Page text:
For the first time ever, scientists have identified thousands of black holes lurking at the center of our galaxy. Scientists have long suspected that black holes might exist in the middle of the Milky Way, but until now, they haven’t been able to find any evidence. Now, thanks to new research, scientists believe that there are over 10,000 of them swirling together out there.
According to a study published in the journal Nature this week, the center of the Milky Way holds 10,000 small black holes that have been previously undetected. Some of these smaller black holes interact with the supermassive black hole known as Sagittarius A* at the core of the galaxy, and give us a peek into how our galaxy formed.
Using the Chandra X-ray Observatory space telescope, scientists began hunting around for the signature low-level radiation that mark binaries of stars and black holes locked together in space. “When black holes mate with a low mass star, the marriage emits X-ray bursts that are weaker, but consistent and detectable. If we could find black holes that are coupled with low mass stars and we know what fraction of black holes will mate with low mass stars, we could scientifically infer the population of isolated black holes out there,” lead author Chuck Hailey said.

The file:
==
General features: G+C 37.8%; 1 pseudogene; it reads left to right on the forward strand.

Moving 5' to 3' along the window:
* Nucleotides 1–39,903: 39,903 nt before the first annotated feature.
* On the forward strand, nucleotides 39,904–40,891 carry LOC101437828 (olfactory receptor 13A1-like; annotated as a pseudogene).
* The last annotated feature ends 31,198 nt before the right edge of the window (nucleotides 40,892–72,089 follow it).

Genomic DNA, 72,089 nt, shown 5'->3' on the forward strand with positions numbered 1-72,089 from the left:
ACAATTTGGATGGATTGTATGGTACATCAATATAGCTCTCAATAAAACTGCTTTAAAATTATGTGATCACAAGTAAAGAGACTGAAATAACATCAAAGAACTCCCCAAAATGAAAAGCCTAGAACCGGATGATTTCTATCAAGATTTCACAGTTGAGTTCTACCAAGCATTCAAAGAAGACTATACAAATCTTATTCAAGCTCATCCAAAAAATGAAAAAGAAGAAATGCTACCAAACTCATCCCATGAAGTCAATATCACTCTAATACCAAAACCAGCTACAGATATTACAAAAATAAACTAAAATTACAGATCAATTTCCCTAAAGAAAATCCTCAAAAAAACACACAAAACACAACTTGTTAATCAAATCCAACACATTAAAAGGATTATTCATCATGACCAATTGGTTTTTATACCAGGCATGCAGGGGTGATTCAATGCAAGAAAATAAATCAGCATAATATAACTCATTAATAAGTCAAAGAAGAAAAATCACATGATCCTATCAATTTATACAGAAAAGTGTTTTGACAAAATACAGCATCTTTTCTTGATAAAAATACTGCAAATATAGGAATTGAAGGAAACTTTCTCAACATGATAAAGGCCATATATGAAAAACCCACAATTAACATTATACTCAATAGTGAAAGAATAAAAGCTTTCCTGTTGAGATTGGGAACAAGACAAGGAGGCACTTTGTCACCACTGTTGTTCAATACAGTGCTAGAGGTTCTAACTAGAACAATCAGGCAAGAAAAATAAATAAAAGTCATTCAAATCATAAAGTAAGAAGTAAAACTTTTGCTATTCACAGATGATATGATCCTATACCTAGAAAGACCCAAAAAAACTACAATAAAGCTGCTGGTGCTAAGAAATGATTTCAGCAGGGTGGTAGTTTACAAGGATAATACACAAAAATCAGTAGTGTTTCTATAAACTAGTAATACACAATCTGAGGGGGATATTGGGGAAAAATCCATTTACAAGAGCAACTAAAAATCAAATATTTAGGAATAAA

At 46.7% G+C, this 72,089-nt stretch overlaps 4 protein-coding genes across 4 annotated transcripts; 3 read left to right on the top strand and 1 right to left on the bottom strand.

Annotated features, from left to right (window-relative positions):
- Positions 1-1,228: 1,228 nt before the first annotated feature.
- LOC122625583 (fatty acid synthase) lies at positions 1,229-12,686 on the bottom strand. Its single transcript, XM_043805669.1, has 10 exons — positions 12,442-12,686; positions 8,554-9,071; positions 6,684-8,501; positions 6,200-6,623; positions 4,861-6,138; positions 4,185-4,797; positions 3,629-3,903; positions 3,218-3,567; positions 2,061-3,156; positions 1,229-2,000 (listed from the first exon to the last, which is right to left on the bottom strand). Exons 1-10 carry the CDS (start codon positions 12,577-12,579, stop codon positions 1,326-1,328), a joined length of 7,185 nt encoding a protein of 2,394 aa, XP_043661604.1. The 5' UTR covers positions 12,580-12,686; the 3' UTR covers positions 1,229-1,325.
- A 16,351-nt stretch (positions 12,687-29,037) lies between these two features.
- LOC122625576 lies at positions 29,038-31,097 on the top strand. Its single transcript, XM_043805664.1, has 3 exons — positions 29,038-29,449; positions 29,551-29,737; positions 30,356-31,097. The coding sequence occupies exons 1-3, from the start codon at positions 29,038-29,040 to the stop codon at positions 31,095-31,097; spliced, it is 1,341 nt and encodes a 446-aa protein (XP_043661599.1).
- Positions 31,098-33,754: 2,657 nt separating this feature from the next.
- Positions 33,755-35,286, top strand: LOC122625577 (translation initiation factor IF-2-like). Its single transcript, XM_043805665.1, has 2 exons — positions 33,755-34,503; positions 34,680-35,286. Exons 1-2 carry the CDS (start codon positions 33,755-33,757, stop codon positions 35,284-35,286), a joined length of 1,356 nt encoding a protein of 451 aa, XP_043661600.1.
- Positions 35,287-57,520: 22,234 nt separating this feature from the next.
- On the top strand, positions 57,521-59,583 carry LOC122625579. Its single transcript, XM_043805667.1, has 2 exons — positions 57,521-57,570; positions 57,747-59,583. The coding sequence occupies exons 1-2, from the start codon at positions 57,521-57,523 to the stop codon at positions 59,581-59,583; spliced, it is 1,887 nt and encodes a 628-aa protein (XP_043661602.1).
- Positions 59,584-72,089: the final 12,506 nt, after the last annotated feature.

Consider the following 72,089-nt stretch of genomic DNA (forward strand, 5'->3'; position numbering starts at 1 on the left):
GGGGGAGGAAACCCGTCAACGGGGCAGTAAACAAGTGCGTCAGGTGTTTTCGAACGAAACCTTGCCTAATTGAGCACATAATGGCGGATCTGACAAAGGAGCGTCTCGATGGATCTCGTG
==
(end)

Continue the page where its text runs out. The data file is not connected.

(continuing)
By using this method, they located dozens of binaries near Saggitarius A* and, from there, determined that there were thousands more out there. Not only can this information help us understand how the Milky Way originated, but it could help us understand other galaxies as well.